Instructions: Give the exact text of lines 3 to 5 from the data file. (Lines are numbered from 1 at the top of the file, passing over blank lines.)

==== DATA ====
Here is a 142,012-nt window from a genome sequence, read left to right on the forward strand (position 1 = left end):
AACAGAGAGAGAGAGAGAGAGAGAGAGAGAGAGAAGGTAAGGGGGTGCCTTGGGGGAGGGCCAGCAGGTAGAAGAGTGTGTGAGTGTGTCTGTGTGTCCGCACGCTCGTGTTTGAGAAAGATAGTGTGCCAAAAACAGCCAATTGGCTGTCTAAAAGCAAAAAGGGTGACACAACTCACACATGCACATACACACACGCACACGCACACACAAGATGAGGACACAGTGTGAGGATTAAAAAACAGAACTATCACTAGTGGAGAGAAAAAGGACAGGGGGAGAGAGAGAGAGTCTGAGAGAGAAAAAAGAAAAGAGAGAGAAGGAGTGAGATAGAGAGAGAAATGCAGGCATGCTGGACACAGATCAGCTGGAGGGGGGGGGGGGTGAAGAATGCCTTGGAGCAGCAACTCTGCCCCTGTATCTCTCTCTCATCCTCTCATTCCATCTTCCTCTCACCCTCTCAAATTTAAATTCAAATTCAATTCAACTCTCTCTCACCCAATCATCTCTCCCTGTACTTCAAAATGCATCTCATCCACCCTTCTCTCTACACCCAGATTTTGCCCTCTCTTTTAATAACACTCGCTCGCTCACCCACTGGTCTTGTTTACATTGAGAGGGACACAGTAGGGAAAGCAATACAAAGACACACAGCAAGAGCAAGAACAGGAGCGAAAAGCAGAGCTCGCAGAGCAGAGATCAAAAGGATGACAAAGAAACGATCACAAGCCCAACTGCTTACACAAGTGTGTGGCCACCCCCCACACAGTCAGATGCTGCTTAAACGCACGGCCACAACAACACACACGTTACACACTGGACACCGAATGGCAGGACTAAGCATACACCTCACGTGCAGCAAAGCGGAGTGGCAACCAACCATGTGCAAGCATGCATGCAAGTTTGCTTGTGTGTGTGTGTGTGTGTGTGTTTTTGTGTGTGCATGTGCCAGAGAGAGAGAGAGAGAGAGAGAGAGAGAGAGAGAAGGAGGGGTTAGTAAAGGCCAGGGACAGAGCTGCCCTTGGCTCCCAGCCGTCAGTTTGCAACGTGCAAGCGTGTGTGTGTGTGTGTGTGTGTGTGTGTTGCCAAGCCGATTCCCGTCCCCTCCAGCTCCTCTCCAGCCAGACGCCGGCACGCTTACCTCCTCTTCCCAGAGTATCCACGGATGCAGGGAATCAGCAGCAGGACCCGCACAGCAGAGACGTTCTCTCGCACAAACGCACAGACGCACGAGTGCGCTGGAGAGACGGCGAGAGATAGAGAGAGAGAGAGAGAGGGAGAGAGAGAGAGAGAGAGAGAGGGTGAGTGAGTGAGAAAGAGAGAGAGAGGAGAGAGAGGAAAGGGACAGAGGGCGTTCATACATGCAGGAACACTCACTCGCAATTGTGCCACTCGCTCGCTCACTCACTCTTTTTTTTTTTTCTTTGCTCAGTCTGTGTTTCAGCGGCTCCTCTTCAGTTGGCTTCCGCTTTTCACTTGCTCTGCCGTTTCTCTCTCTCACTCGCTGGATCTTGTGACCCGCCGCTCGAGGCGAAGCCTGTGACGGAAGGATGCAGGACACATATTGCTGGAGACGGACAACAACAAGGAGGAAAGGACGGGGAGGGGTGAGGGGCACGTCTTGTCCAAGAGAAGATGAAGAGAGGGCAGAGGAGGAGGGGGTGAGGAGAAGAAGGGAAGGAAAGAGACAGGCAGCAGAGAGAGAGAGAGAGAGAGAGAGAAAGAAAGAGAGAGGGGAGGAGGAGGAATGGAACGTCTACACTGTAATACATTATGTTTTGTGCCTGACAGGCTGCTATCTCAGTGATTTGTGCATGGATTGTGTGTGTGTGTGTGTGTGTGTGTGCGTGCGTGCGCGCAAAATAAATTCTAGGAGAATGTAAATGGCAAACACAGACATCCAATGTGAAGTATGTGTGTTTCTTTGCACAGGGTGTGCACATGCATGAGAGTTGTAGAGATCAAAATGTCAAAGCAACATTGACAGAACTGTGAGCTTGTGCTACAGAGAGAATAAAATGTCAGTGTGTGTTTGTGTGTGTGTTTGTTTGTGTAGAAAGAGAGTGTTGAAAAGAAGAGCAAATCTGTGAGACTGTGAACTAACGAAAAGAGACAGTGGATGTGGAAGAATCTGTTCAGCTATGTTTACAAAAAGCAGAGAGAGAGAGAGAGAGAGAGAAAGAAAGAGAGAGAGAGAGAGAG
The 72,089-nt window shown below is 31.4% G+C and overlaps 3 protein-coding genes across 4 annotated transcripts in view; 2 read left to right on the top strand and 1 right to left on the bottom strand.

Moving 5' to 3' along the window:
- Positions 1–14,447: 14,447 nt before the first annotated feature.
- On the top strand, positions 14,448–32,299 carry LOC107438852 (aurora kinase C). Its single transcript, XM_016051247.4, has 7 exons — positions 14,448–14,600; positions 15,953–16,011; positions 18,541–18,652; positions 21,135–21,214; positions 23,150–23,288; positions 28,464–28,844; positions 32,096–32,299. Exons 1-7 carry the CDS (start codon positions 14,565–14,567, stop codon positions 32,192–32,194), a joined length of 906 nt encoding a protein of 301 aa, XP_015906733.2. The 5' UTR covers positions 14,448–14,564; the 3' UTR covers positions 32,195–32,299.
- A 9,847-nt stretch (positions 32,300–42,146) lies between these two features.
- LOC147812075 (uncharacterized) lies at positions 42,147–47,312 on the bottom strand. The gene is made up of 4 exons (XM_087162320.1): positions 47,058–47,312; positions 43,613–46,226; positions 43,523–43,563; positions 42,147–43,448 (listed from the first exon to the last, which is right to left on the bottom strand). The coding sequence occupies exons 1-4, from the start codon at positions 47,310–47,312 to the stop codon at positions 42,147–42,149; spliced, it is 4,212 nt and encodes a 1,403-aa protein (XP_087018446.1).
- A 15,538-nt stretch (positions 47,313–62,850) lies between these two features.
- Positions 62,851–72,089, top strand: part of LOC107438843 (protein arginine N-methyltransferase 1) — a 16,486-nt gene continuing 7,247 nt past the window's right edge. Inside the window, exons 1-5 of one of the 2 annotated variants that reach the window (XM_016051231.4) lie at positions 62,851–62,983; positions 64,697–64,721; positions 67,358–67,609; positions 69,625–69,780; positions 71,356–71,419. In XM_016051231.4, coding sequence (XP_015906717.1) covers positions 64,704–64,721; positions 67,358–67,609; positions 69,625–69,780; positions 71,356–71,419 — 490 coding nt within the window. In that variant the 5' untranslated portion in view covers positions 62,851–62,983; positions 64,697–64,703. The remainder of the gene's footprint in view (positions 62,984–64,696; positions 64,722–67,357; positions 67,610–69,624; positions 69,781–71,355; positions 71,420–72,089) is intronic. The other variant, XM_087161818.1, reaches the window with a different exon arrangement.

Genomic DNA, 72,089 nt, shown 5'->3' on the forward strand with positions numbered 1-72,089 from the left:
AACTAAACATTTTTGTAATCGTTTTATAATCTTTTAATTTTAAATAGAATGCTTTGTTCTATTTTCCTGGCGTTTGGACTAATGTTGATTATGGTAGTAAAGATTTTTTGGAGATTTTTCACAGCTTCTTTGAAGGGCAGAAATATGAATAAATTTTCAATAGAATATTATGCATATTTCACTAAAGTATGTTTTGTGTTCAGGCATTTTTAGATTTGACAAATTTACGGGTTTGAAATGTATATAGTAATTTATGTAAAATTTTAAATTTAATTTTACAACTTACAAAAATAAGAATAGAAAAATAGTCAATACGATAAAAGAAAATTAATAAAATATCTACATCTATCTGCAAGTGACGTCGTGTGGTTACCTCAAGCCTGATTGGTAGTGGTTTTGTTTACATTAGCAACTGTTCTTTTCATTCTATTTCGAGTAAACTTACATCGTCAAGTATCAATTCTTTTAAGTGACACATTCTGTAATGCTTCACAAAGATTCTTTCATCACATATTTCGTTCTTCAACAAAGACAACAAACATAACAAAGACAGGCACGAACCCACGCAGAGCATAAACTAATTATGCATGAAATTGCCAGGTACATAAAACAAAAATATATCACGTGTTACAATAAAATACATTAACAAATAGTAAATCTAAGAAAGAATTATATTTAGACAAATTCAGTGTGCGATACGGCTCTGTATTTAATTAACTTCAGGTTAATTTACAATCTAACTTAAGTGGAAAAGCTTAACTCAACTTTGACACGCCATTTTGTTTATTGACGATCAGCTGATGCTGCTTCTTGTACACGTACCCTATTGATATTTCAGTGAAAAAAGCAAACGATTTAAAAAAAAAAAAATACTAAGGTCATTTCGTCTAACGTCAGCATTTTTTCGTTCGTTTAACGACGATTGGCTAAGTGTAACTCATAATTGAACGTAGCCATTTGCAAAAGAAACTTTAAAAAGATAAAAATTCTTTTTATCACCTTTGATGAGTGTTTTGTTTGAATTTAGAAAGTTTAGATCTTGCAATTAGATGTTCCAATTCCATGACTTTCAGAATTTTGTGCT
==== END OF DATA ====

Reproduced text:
The 72,089-nt window shown below is 31.4% G+C and overlaps 3 protein-coding genes across 4 annotated transcripts in view; 2 read left to right on the top strand and 1 right to left on the bottom strand.

Moving 5' to 3' along the window:
- Positions 1–14,447: 14,447 nt before the first annotated feature.